Taking Our Religious Selves to Church

Taking Our Religious Selves to Church

szeged_ballet_hungary9.gifI believe that the church as an organization is a part of creation and is just as susceptible to the principalities and powers as any other human institution. When we elevate the church to an ideal that is to be achieved, a goal to be reached, an image to attain, then it is immediately in danger of becoming possessed with a spirit, especially its own. And when it becomes so self-possessed, then the abuse of humanity, though sometimes subtle, can become demonic in proportions.

We can see this happening in concrete ways. For instance, we can be sitting around with our friends in our home, gathered around the fire, listening to Norah Jones in the background, drinking a fine Shiraz wine, laughing and talking about whatever. We could achieve an incredible level of authenticity and honesty, sharing with each other how difficult life is, how much suffering there is in the world, how absent God seems, how weak our faith, and how hopeless everything feels. At the same time, we can say, "But I know God promised to be with us. We have each other, and I'm thankful for our friendship. I love you!"

Then we go to church and everything changes. We take on the spirit of the church. We become possessed by it, and we are suddenly very religious, which manifests itself in excuses, self-justification, empty assertions, arrogance, pat answers, aggression against doubt, and fruitless faith claims. It's curious how unrighteous we can be out there, but once we get within the walls of a church, we become something we are certainly not: righteous. We carry around a dead, false self that we think looks good and impressive to others and bring it out when it's best to do so: when there are other people possessed by the religious spirit around who will congratulate us, affirm us, and allow us to keep our membership!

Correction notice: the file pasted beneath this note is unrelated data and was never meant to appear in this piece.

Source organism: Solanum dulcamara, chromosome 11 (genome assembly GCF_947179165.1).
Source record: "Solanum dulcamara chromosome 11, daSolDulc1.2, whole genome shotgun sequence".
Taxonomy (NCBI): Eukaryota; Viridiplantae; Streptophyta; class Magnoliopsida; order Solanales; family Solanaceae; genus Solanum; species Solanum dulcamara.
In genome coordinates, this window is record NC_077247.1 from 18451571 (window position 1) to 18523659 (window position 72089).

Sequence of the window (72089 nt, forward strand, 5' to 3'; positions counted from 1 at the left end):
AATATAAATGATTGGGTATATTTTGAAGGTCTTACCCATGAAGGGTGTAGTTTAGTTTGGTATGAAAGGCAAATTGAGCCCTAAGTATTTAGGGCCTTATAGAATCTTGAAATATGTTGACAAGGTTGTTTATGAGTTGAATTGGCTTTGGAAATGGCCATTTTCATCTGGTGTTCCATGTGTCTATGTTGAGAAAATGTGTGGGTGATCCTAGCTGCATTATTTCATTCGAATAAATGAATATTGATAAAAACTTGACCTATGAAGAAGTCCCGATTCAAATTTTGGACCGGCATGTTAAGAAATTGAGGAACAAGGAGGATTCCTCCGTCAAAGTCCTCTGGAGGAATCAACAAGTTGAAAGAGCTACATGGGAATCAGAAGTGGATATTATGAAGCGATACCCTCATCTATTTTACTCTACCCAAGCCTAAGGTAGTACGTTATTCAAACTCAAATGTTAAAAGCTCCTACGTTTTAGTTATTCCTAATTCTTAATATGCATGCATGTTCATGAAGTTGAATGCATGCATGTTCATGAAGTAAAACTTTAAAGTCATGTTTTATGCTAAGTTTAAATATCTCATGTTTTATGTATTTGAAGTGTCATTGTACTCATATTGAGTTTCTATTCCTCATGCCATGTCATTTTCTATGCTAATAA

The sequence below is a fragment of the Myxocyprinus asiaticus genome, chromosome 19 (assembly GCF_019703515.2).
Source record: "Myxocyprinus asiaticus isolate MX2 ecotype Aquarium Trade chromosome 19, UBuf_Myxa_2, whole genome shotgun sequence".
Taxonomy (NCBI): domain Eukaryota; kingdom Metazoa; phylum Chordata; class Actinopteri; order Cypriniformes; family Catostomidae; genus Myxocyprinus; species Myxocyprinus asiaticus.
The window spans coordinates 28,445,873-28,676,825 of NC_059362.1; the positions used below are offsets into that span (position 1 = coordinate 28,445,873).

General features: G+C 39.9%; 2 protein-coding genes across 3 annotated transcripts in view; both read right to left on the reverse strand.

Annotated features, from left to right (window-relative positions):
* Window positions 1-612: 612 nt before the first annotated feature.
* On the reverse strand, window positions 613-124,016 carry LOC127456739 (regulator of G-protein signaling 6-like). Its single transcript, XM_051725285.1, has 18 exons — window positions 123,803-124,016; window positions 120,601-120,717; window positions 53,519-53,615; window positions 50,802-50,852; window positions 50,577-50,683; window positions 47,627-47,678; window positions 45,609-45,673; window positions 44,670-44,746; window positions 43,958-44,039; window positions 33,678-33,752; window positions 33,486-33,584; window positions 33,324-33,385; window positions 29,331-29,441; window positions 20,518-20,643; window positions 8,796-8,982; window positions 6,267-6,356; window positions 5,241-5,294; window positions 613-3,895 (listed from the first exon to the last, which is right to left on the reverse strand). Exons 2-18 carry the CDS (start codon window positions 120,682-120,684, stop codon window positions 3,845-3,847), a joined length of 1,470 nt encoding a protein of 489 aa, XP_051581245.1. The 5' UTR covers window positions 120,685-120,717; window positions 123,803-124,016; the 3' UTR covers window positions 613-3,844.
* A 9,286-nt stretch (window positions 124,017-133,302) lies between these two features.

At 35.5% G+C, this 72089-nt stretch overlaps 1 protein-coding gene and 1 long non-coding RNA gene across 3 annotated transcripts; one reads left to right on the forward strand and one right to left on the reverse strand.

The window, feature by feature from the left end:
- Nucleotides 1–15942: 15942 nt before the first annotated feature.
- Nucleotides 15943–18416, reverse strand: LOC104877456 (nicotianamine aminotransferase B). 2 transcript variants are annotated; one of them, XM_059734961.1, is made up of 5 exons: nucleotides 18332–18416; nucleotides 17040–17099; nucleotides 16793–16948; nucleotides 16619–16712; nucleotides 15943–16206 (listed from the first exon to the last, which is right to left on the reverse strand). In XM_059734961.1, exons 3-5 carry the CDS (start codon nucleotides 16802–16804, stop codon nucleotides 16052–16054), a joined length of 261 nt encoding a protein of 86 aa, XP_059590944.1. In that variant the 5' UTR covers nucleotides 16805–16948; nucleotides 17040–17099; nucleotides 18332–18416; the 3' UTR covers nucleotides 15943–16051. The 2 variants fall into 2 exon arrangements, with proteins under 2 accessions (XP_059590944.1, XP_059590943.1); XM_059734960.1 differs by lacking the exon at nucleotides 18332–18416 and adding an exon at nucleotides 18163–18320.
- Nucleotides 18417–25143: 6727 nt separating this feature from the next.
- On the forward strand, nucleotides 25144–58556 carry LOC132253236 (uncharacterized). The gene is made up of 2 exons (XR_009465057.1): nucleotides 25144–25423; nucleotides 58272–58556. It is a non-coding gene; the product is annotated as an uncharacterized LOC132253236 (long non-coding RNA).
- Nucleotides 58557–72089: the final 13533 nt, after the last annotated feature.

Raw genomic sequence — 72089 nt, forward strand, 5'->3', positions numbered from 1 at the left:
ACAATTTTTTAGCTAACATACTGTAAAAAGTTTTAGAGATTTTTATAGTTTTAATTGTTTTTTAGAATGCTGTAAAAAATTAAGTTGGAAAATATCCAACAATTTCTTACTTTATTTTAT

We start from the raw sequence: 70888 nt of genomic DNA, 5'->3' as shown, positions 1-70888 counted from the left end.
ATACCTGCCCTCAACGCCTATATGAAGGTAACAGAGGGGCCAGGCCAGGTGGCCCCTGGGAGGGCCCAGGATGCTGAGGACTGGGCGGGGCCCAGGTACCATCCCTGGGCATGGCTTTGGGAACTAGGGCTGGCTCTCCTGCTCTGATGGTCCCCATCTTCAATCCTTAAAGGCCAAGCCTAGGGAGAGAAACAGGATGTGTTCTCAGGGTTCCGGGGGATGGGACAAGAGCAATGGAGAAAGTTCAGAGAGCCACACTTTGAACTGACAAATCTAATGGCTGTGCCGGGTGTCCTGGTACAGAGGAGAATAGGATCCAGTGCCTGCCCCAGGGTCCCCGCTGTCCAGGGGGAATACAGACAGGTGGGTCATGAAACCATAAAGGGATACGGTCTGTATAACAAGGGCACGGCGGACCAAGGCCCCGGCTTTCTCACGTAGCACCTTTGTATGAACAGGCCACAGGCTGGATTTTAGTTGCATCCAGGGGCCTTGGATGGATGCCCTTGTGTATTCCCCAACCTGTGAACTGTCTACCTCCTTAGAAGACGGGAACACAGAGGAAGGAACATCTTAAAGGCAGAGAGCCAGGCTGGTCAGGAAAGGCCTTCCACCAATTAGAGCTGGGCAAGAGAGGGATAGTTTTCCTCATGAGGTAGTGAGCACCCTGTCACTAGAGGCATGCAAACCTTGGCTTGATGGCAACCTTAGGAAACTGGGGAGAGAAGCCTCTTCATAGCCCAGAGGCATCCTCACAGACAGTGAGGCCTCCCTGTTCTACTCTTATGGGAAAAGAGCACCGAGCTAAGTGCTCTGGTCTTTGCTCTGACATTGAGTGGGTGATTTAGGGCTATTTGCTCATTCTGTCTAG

The appropriate fine art photograph is the creation of my friend Mark Hemmings. One of my personal favorites, taken of a theater production in Budapest.


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